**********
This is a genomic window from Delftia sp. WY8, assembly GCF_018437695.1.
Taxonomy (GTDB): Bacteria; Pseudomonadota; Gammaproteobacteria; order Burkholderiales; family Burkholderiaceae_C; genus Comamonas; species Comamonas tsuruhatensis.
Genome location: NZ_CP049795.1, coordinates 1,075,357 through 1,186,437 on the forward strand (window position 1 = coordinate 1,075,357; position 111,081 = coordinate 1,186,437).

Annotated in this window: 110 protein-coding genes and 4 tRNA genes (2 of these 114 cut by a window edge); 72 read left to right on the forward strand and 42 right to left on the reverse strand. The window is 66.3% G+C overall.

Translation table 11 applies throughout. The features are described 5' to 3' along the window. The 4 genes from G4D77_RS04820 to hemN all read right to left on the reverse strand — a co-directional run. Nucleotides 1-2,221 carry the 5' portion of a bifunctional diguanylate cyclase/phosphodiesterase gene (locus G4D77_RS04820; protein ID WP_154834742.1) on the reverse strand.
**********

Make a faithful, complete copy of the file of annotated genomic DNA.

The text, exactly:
This is a genomic window from Delftia sp. WY8, assembly GCF_018437695.1.
Taxonomy (GTDB): Bacteria; Pseudomonadota; Gammaproteobacteria; order Burkholderiales; family Burkholderiaceae_C; genus Comamonas; species Comamonas tsuruhatensis.
Genome location: NZ_CP049795.1, coordinates 1,075,357 through 1,186,437 on the forward strand (window position 1 = coordinate 1,075,357; position 111,081 = coordinate 1,186,437).

Annotated in this window: 110 protein-coding genes and 4 tRNA genes (2 of these 114 cut by a window edge); 72 read left to right on the forward strand and 42 right to left on the reverse strand. The window is 66.3% G+C overall.

Translation table 11 applies throughout. The features are described 5' to 3' along the window. The 4 genes from G4D77_RS04820 to hemN all read right to left on the reverse strand — a co-directional run. Nucleotides 1-2,221 carry the 5' portion of a bifunctional diguanylate cyclase/phosphodiesterase gene (locus G4D77_RS04820; protein ID WP_154834742.1) on the reverse strand.